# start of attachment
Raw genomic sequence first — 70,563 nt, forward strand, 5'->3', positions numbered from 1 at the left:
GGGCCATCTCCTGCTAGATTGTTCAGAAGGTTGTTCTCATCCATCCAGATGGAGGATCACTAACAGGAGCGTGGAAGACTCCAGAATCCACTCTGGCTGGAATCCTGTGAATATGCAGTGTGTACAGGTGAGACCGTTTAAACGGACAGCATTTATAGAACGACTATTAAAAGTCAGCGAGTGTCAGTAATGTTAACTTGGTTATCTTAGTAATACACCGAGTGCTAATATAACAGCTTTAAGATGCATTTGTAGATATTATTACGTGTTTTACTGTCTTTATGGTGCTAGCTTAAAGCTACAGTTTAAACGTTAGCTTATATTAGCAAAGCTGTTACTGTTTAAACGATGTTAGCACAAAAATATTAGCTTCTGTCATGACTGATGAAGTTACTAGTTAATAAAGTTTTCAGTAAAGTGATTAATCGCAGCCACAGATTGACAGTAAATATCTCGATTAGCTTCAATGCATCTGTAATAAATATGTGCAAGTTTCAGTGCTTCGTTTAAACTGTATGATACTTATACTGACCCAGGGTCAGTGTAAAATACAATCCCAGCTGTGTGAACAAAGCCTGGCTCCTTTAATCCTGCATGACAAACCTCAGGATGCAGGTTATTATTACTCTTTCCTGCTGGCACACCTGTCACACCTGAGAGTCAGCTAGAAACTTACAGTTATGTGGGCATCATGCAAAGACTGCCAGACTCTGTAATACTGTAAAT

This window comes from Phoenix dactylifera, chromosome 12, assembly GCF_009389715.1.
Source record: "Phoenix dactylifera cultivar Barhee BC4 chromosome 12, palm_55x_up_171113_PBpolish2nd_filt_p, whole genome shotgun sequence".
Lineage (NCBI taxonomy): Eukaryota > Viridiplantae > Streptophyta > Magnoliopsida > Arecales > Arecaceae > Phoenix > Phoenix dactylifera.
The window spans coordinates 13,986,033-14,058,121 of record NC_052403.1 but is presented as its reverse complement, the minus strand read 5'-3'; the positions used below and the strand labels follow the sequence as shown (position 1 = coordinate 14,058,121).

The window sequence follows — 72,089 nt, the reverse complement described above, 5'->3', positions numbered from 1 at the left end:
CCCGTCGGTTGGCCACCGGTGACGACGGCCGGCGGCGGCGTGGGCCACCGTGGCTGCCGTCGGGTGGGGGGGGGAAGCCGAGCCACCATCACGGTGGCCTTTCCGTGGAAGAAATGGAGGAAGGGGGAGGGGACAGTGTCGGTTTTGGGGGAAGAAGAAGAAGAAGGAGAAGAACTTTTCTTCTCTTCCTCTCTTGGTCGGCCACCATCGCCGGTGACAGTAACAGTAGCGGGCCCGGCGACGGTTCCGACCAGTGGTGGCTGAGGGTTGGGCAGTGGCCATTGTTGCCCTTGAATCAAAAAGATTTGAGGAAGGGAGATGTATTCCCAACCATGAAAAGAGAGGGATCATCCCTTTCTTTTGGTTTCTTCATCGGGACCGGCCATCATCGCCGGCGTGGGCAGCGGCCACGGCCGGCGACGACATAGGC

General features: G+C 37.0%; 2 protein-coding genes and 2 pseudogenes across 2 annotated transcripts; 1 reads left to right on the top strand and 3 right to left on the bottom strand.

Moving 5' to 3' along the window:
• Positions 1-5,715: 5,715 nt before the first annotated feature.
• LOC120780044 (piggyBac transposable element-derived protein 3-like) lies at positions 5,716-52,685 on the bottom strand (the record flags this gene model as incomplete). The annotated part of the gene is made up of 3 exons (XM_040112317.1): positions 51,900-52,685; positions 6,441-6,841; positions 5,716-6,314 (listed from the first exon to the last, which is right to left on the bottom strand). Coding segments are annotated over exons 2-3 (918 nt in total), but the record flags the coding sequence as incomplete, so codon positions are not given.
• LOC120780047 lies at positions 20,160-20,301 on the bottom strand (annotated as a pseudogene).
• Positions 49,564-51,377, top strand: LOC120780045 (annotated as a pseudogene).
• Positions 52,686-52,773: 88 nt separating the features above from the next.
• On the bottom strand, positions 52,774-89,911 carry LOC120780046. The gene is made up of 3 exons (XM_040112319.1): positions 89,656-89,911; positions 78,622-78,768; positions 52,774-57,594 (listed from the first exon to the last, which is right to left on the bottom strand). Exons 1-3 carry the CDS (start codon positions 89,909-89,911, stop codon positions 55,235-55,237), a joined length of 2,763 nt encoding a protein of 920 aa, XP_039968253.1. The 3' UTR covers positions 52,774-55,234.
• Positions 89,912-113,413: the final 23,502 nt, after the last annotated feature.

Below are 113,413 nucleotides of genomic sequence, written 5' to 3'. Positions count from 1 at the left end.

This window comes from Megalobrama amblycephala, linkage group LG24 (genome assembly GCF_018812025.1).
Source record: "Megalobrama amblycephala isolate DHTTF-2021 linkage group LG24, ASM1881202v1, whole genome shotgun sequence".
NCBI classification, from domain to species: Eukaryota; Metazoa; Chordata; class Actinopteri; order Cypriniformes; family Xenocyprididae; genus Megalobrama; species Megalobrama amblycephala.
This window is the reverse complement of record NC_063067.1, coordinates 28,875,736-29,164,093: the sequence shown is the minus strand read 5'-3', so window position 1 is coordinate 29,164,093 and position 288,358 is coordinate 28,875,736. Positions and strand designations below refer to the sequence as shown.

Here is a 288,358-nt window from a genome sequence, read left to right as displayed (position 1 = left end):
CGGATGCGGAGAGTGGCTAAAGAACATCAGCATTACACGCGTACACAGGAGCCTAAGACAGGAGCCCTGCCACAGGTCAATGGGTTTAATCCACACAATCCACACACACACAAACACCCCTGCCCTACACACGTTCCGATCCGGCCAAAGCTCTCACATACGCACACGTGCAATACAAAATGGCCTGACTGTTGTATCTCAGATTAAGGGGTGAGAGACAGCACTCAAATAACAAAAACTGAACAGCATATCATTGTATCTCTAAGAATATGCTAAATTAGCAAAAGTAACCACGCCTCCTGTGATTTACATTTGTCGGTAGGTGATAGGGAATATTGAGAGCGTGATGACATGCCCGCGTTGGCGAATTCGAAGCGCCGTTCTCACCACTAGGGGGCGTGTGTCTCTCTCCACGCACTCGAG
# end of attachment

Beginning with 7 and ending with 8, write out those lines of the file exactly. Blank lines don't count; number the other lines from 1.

The window sequence follows — 72,089 nt, the reverse complement described above, 5'->3', positions numbered from 1 at the left end:
CCCGTCGGTTGGCCACCGGTGACGACGGCCGGCGGCGGCGTGGGCCACCGTGGCTGCCGTCGGGTGGGGGGGGGAAGCCGAGCCACCATCACGGTGGCCTTTCCGTGGAAGAAATGGAGGAAGGGGGAGGGGACAGTGTCGGTTTTGGGGGAAGAAGAAGAAGAAGGAGAAGAACTTTTCTTCTCTTCCTCTCTTGGTCGGCCACCATCGCCGGTGACAGTAACAGTAGCGGGCCCGGCGACGGTTCCGACCAGTGGTGGCTGAGGGTTGGGCAGTGGCCATTGTTGCCCTTGAATCAAAAAGATTTGAGGAAGGGAGATGTATTCCCAACCATGAAAAGAGAGGGATCATCCCTTTCTTTTGGTTTCTTCATCGGGACCGGCCATCATCGCCGGCGTGGGCAGCGGCCACGGCCGGCGACGACATAGGC